Home > Poly Bags No Longer Hard to Handle with Cost-Effective Intralox Merge Solution

Poly Bags No Longer Hard to Handle with Cost-Effective Intralox Merge Solution

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article image Materials handling

Since 1925, Haband has offered a full line of men’s and women’s apparel and accessories to customers via direct U.S. mail and, more recently, the internet. The company’s distribution center, located in Eatonton, Georgia, spans over 500,000 square feet (46,451 square meters) of space. To process orders from its 500,000+ customers, the Eatonton center utilizes a fully automated conveyor and sortation system. The distribution center outputs approximately 24,000 products per day on average, and up to 35,000 per day during peak times.


In the distribution center, product orders are individually packaged in poly bags or cartons. A variety of package sizes and weights is handled, with package contents ranging from lightweight items such as handkerchiefs and earrings to heavier items such as shoes and sweaters.

At a two-to-one vertical belt merge on the center’s conveyor line, running at approximately 200 feet (61 meters) per minute, light and/or loosely packed poly bags caused frequent problems that led to decreased throughput. When traveling from right to left in the merge, these light packages would often drag against the vertical belt rail or hit the rail and spin. This resulted in side-by-side packages that either jammed at the merge point or caused no-reads at the scanner. These interruptions in steady product flow affected the spacing of the packages, which must be maintained for downstream scanning and sortation. Low-profile poly bags also often got caught underneath the vertical belt rail, causing line jams both at the merge location and
further downstream.

“Poly bags were getting stuck at the merge—the lightness of the bags and the timing from the two conveyor lanes were factors in the jams,” said Dean Perigard, General Manager of Haband Co.

The jams occurred so frequently that the distribution center had to staff one person per shift solely for the task of spacing out the bags and clearing jams. Workers were also needed for the essential task of manually sorting the side-by-side packages that resulted from the merge. Without proper spacing, the packages were in danger of being inaccurately scanned, causing them to be sorted to the wrong hub truck for shipping.

Finding an ideal solution to this problem presented a dilemma: the lightweight, loosely packed poly bags needed to travel on a belted conveying surface rather than on rollers; however,
belted conveying systems typically require rails (such as vertical belt rails and plow rails) in order to merge products from one line to another. What Haband needed was a belted conveying surface that could merge products together without the use of rails.


Haband first began its relationship with Intralox in 2007 at the ProMat trade show. There, Haband learned about Intralox’s unique Activated Roller Belt (ARB) technology that is used to automate a variety of package and material handling applications. While regular belts only convey products, Intralox’s patented ARB technology, without using complex controls, enables the belt to act on the product being conveyed. With built-in rollers set at an angle to the belt’s direction of travel, ARB-equipped conveyors have the ability to change the direction of an item, and to move items to the left, right, or center of the conveyor belt without the use of rails or any other devices that touch the product.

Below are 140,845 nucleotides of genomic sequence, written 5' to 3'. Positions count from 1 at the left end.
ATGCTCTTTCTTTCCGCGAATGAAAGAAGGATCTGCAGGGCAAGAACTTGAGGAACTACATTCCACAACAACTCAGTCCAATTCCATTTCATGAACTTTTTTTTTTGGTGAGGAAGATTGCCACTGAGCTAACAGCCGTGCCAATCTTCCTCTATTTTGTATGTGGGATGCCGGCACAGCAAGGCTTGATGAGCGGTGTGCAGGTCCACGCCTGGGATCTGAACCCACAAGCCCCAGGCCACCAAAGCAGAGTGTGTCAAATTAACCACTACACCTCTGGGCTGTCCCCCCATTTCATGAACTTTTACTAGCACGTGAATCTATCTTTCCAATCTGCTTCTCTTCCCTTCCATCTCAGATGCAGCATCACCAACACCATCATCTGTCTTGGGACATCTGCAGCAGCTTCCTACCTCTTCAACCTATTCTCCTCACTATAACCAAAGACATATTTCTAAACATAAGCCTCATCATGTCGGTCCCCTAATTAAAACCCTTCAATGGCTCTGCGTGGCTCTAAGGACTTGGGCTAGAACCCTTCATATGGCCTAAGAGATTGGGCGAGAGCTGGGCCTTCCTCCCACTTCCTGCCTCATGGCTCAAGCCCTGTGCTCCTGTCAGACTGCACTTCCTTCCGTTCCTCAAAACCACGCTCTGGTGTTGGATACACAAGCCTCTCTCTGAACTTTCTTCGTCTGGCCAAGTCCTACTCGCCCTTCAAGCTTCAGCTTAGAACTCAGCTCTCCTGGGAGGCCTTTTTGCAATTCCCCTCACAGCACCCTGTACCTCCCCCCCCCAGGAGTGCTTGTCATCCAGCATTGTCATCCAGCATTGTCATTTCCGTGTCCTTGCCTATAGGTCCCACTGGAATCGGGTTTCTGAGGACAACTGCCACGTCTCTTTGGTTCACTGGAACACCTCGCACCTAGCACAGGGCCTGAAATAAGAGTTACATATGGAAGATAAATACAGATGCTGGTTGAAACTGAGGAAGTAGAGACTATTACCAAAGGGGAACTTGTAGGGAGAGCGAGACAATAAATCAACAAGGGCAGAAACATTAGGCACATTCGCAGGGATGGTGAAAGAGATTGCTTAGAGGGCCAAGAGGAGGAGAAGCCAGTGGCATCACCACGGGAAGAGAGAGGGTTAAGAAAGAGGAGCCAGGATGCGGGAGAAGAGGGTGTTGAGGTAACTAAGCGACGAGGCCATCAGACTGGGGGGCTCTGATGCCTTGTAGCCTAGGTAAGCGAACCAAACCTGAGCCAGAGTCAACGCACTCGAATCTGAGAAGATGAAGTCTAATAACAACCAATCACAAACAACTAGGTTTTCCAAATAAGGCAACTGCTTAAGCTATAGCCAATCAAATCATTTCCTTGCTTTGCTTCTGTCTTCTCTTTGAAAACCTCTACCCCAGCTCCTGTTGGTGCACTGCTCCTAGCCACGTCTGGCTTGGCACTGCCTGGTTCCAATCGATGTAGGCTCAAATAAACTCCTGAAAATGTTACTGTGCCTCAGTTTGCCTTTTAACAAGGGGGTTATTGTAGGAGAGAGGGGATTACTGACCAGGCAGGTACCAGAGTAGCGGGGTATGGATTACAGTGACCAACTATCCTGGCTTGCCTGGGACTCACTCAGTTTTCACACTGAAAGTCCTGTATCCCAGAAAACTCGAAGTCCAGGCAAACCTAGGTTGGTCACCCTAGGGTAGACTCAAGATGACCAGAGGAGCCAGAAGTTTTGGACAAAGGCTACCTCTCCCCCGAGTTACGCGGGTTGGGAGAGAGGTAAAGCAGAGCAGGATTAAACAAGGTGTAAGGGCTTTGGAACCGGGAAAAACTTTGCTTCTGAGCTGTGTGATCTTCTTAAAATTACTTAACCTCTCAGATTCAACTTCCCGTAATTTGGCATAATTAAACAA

Because Intralox’s ARB merge solution offers a belted conveying surface and does not require any rails, it is an ideal system for handling difficult products like poly bags. Interested in exploring the potential of an ARB solution in its facility, Haband sent a sampling of its products to Intralox’s test center for in-house testing of the application. The tests proved to Haband that ARB technology was a unique, viable solution to its merge problems.

In January of 2008, Intralox removed the old merge equipment at the Eatonton facility and installed an ARB two-to-one merge. The induction merge efficiently merges both lines into one and gaps the products prior to sorting.


The Intralox merge solution proved to eliminate the previous problems that interrupted product flow and decreased scanner/sorter throughput. Because the merge works successfully and consistently, gapping between products is now maintained, resulting in fewer jams and a lesser need for manual intervention at the merge and manual sortation downstream. Haband increased overall throughput with Intralox technology, without accelerating the merge speed.

Haband reported that it has saved $45,000 with the Intralox solution. “We have had zero jams, and we’ve reduced the shipping department staff by one person per shift due to the new Intralox merge,” said Perigard.

Haband plans to continue working with Intralox as its facility expands to explore potential time- and laborsaving conveyance solutions for the future. 

Intralox Australia is the local branch of the organisation.

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